Grave's End: A True Ghost Story

Grave’s End: A True Ghost Story was written by Elaine Mercado, a registered nurse. We learn this from the title. Then in the introduction, Hans Holzer, a parapsychologist, tells us that the events in the book were true and that he helped solve the problem back in the mid 90’s. Both of these things, the ethos established by a scientific profession as well as the fact that we learn that everything works out fine lend credibility to the story. After I was finished with the book, I believed in Mercado’s story, at least I believed that the book is an honest account of the events that she witnessed. 

Then I asked myself, “Why do I believe her?”

The answer is the lack of formula.

To convince someone that an experience is true then you need a certain amount of credibility to gain their trust. Once that is established the events cannot be too over the top. The reactions in the story need to feel authentic, and the ending needs to leave a few things unexplained because that is typically what life gives us, parts of a resolution. In short, the story needs to be less formulaic and truer to life.

A great way to contrast this is to compare the book with the fictionalized version of the story. In the television show Paranormal Witness (season 2 episode 2) we get the Hollywood version of events. A lot of key elements were edited out of the Mercado’s story to squeeze it into the typical formula. The biggest one is the fact that the bride takes center stage in the hauntings. The miners in the basement aren’t mentioned, and the bride even takes the place of her husband as the entity that Christina sees on the staircase. There are no hovering balls of light, no amorphous shadowy shapes skittering about the room, and no aspiring artwork from the cat. The show then implies that the haunting happened as a direct result of Mercado throwing out the wedding dress. That’s when it lost me.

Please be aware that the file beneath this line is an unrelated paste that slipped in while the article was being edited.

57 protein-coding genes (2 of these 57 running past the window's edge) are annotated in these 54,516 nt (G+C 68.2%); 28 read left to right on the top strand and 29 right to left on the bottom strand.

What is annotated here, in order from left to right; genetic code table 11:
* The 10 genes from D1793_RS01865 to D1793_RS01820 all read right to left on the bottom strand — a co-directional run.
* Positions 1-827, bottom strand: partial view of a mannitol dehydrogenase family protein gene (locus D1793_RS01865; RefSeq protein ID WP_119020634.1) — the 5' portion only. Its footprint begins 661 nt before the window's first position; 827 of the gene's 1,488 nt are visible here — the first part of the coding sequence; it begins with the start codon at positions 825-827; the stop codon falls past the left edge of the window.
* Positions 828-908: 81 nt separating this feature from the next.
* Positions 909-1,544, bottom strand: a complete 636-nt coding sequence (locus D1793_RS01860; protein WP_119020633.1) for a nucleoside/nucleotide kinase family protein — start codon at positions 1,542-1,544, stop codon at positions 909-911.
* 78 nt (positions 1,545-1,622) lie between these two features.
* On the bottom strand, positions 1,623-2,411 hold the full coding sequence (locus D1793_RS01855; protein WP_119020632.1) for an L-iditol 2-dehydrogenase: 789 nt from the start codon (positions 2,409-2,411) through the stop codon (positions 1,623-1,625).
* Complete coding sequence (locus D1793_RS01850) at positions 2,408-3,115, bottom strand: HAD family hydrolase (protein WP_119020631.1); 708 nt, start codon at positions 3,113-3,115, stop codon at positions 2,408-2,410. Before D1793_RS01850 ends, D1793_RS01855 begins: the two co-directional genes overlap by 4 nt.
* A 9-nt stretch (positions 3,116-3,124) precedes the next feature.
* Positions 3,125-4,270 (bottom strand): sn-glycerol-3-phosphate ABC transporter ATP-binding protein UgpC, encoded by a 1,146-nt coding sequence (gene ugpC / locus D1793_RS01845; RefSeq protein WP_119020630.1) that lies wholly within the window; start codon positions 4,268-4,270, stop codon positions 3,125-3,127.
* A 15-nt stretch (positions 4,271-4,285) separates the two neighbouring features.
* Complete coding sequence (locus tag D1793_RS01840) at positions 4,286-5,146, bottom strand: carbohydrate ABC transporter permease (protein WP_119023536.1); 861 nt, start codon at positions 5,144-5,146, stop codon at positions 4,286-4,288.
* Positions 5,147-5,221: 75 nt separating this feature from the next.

After I calmed down, I wondered why the show did this. Then it hit me. The television show needed to create a simple, closed narrative.

Every time I watch television shows about parapsychologists or ghosts I always have the same nagging sense of doubt. But since this is the first time I’ve had a concrete story to compare it to it comes as no surprise that all of these shows follow the same structure. There has to be a simple chain of cause and effect that the audience can follow without much effort.

One of the things I enjoyed about the book is that Mercado didn’t try to wrap everything up. In fact, she goes out of her way to explain to the reader that a lot of the things are still a mystery to her. This rings true to real life where lots of events, especially traumatic ones, are left open to interpretation.

It makes me wonder if there are any television shows out there that don’t try to wrap history around their narratives. If there are I’d like to see them so I could shed some of my skepticism.